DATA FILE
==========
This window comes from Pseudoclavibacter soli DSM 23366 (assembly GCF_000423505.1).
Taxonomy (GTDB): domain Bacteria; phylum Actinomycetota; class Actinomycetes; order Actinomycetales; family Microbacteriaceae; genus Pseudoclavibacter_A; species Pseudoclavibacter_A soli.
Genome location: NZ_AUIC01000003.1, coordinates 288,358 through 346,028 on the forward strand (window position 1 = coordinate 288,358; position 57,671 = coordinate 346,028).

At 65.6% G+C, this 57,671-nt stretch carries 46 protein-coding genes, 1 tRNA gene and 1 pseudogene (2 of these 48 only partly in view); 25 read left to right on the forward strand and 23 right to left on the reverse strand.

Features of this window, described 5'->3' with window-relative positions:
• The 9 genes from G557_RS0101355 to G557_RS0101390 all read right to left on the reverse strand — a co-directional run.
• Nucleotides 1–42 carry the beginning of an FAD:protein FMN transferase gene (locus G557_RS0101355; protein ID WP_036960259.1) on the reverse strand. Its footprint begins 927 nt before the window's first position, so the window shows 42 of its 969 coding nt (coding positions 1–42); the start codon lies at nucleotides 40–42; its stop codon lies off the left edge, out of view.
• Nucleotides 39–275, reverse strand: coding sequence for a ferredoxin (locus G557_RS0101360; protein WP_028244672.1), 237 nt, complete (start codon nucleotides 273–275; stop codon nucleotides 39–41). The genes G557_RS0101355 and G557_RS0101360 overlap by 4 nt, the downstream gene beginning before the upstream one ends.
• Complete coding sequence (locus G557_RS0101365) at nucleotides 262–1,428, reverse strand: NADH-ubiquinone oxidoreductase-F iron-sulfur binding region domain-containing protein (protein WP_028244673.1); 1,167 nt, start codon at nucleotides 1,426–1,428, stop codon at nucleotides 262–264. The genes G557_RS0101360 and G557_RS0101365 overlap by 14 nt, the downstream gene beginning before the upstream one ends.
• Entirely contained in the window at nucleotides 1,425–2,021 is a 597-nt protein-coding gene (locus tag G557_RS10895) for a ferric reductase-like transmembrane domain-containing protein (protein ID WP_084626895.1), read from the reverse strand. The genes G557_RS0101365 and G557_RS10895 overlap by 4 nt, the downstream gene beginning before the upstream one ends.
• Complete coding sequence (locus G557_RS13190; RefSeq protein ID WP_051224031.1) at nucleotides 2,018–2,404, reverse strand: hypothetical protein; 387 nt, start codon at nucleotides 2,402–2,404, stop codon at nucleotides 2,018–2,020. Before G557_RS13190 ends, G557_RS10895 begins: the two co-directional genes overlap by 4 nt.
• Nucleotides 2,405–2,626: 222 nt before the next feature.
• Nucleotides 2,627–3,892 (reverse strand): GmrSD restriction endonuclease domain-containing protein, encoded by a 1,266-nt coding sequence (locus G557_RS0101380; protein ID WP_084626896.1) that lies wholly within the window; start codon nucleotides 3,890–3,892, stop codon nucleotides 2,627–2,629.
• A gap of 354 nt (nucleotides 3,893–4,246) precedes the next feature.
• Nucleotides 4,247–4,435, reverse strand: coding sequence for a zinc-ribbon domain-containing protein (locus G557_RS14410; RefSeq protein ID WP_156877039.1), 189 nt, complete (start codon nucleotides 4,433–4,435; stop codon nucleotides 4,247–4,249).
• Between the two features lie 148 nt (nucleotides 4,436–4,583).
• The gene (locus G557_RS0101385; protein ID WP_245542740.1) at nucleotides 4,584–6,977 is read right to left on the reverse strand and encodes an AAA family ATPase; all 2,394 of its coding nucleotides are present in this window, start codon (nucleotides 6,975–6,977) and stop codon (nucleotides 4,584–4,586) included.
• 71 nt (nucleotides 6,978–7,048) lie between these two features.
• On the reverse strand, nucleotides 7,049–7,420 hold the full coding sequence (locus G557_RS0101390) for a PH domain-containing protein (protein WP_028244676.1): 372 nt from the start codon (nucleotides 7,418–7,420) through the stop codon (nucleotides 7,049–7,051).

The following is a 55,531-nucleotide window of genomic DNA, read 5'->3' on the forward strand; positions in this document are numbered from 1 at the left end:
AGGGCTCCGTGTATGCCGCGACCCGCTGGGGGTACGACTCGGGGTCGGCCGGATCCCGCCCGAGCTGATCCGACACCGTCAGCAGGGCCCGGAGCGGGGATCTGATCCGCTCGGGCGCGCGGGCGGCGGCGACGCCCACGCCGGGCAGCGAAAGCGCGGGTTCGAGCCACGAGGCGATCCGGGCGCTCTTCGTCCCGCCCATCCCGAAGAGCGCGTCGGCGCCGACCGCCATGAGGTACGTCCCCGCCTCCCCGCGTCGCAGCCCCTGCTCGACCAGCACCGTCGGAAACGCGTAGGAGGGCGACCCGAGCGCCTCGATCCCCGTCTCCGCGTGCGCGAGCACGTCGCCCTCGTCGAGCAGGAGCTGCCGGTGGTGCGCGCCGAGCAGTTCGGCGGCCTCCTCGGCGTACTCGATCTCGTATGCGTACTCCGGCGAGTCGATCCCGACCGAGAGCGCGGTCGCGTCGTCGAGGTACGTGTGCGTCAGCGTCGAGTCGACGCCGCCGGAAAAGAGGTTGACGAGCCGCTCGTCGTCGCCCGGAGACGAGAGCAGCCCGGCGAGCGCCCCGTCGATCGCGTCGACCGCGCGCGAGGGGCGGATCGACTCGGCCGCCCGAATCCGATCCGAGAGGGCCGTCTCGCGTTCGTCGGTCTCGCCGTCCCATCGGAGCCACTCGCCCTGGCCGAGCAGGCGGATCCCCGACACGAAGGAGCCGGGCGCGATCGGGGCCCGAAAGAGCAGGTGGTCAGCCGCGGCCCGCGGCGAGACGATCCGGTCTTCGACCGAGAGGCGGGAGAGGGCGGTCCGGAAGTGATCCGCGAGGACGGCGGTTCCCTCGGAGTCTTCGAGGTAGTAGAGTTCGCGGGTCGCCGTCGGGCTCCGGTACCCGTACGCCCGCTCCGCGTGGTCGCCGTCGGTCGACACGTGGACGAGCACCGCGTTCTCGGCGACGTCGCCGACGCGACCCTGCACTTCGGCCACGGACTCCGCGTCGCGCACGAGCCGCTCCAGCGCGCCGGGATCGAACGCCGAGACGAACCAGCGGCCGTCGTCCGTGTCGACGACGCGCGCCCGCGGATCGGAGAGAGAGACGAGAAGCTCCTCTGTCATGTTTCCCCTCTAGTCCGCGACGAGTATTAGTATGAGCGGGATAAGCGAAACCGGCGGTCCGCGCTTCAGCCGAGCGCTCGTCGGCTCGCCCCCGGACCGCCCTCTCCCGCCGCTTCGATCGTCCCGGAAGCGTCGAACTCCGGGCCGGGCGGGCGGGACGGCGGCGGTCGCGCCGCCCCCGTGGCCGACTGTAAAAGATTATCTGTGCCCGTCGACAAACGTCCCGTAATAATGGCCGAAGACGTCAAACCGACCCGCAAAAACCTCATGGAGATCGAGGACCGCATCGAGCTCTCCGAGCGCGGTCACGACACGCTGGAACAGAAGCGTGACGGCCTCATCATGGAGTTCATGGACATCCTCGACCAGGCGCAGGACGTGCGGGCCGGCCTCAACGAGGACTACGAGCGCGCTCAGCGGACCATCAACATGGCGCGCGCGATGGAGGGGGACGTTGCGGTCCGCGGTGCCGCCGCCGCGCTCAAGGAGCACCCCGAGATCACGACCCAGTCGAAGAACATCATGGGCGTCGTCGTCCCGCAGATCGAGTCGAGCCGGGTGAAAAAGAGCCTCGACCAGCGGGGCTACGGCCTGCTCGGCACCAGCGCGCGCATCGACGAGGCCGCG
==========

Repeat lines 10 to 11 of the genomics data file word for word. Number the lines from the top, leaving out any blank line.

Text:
• Entirely contained in the window at nucleotides 1,425–2,021 is a 597-nt protein-coding gene (locus tag G557_RS10895) for a ferric reductase-like transmembrane domain-containing protein (protein ID WP_084626895.1), read from the reverse strand. The genes G557_RS0101365 and G557_RS10895 overlap by 4 nt, the downstream gene beginning before the upstream one ends.
• Complete coding sequence (locus G557_RS13190; RefSeq protein ID WP_051224031.1) at nucleotides 2,018–2,404, reverse strand: hypothetical protein; 387 nt, start codon at nucleotides 2,402–2,404, stop codon at nucleotides 2,018–2,020. Before G557_RS13190 ends, G557_RS10895 begins: the two co-directional genes overlap by 4 nt.